I had the pleasure of performing with the ensemble SONE (separate post about this) at the Immediate Music Festival in Denver, CO on April 29 and then (2nd half of the concert) watching the remarkable Dino J.A. Deane use Butch Morris’s system of Conduction to create music with his virtuoso ensemble FLUXCREW. I’d heard about Conduction for a long time, but have never had the pleasure of being at a concert until this one. It was terrific – I enjoyed it all immensely. Dino says that he will be coming out with a book on Conduction soon – I expect to be first in line to get a copy! Anyone, here are clips from that concert – enjoy!
Pianist Scott Hughes recently crowd funded (Kickstarter) a project to build a card game to help musicians practice improvisation. It’s called Tonic, and you can download it for free. Scott says:
I believe improvisation is the #1 greatest thing a musician can do to improve him or herself as a player and as a person. The tragedy is that it’s not taught in standard music programs, and as a result most musicians are afraid of it. I studied music at UArts and Temple and saw a lot of the usual problems, so I want to provide an alternative.
The act of making music, clothes, art, or even food has a very different and possibly more beneficial effect on us than simply consuming those things. And yet, for a very long time, the attitude of the state toward teaching and funding the arts has been in direct opposition to fostering creativity among the general population. It can often seem that those in power don’t want us to enjoy making things for ourselves – they’d prefer to establish a cultural hierarchy that devalues our amateur efforts and encourages consumption rather than creation. … Capitalism tends toward the creation of passive consumers, and in many ways this tendency is counterproductive. Our innovations and creations, after all, are what keep many seemingly unrelated industries alive.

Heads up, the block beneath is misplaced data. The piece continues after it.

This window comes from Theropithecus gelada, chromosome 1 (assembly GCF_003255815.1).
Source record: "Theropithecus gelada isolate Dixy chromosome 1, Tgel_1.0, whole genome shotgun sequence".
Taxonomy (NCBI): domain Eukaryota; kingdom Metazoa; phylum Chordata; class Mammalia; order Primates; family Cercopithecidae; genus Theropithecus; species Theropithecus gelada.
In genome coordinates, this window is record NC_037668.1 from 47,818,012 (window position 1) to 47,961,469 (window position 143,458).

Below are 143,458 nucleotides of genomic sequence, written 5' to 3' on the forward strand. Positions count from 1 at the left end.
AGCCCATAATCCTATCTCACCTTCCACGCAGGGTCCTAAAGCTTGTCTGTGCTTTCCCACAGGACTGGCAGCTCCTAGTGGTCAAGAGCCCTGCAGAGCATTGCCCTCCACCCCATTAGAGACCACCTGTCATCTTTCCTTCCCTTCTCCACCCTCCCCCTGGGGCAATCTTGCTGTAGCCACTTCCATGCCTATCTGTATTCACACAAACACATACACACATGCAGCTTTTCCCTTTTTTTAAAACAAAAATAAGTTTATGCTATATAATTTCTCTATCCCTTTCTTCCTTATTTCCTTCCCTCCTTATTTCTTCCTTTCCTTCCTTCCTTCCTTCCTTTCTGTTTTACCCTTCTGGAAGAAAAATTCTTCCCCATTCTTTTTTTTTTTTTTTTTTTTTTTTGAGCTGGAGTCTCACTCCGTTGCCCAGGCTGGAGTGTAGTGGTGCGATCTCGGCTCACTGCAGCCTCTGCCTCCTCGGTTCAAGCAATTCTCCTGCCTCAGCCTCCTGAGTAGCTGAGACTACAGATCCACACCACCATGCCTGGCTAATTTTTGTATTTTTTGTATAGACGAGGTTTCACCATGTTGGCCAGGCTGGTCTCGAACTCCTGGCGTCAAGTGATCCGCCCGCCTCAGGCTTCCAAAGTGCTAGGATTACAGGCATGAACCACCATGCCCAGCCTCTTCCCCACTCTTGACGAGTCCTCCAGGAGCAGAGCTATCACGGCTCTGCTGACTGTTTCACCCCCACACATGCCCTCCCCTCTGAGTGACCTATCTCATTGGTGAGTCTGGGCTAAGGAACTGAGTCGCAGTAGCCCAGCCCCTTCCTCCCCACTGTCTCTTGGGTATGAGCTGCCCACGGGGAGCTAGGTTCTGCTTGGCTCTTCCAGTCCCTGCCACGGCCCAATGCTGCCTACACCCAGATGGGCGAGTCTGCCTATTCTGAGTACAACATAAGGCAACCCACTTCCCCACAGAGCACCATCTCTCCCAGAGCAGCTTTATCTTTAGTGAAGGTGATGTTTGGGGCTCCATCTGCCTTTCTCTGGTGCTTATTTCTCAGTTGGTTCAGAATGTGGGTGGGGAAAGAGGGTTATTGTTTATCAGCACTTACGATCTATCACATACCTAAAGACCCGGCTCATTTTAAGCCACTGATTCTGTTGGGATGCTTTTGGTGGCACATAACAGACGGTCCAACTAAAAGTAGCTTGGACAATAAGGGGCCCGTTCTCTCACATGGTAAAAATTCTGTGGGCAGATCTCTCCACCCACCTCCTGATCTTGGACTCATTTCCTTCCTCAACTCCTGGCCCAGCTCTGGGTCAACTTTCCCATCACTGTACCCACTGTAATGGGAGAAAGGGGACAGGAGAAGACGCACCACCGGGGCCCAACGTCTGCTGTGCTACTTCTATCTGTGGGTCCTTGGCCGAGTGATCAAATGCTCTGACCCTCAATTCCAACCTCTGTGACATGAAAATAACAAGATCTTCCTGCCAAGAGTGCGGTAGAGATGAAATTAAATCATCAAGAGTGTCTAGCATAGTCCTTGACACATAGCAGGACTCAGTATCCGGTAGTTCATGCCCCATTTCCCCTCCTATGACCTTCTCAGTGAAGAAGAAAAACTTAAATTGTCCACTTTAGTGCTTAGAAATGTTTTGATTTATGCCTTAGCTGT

– David Byrne, How Music Works
Wonderful radio interview with Western Michigan University Horn professor Lin Foulk and a WMU horn quartet doing some improv! Don’t miss it!
In the beginning, when clouds were God’s breath, and buffaloes roared without fear, and time was uncounted except by death and birth and the sky darkening, there was performance. And it was never counted as special or apart because it was and it was what happened and without it we thought there would be drought and insufficiency and possibly war when you wanted peace, or peace when you wanted war. So we moved and shook and spoke in sequences of unidentified languages and evoked harmony in ourselves and terror in our enemies. And we urged ourselves good fortune and bonded with each other and reinforced ourselves as tribe of reindeer or mountain or lyre bird.
Bill Arnold interviewed me last month and just published the edited results on his web site, The Music Instigator (there are also a couple of embedded videos of me improvising with Lin Foulk and Werner Elmker). The audio interview is entitled: “Jeffrey Agrell – Improvisation for Everyone”
I’ve only listened to the beginning of it, but I think he did a good job in putting it together. And the title really sums it all up! Thanks, Bill!